On “Manet’s Sources”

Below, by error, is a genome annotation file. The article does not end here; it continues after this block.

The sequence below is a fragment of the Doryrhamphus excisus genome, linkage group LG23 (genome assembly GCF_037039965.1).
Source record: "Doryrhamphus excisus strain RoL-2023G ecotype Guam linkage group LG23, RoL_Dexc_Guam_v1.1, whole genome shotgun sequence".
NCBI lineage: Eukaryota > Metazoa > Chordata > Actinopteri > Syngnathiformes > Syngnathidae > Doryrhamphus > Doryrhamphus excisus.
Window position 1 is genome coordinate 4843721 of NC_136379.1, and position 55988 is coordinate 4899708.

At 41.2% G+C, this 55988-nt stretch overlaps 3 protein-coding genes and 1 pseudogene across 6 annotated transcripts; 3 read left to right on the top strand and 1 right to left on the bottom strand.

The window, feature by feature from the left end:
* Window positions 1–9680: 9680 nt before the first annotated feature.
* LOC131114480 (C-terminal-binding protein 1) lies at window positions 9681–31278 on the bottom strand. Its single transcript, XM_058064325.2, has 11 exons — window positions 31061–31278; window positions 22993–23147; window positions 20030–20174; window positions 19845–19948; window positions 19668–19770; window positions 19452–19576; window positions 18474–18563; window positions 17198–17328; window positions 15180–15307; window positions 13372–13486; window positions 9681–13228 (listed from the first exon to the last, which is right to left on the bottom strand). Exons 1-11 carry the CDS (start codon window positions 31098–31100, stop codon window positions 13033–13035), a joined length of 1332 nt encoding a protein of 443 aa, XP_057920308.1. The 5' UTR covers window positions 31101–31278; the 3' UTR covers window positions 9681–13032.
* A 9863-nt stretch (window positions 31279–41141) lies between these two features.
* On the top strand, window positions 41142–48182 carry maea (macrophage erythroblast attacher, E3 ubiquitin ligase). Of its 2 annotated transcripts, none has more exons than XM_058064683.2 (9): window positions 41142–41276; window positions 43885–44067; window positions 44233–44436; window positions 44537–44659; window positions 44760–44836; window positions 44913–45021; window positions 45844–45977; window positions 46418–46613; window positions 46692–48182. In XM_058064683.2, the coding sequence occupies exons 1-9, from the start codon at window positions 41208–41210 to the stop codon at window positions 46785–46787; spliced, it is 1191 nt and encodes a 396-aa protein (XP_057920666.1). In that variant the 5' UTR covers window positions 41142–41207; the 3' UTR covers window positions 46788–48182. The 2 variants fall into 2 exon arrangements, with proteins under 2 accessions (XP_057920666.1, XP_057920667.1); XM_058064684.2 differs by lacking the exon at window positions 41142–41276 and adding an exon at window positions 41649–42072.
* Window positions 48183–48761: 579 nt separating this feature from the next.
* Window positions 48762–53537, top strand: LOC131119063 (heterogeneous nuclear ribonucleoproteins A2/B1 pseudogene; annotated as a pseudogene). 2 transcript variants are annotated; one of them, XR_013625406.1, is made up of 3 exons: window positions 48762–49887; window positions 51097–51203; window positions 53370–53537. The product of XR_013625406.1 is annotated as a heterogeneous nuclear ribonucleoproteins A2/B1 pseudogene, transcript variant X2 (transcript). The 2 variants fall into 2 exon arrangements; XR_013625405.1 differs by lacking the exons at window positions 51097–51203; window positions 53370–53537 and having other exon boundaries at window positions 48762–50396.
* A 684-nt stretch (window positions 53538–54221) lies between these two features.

Michael Fried’s essay on “Manet’s Sources” (Artforum, March, 1969) is by far the most ambitious attempt that has been made to grasp the significance of Manet’s complex relationship to older art during the first half of the 1860s. It is at once a detailed investigation of specific pictures and critical writings, many of which had been neglected by previous students, and an original, boldly speculative synthesis of these data to produce a coherent account. But the very boldness and unconventionality of its views, the very independence of its concepts from all those previously employed, together with its assertive and somewhat condescending tone, will undoubtedly encourage most readers to accept it or reject it out of hand, without examining seriously its observations and arguments. Until such an examination is undertaken, however, no future study of this important subject will be able either

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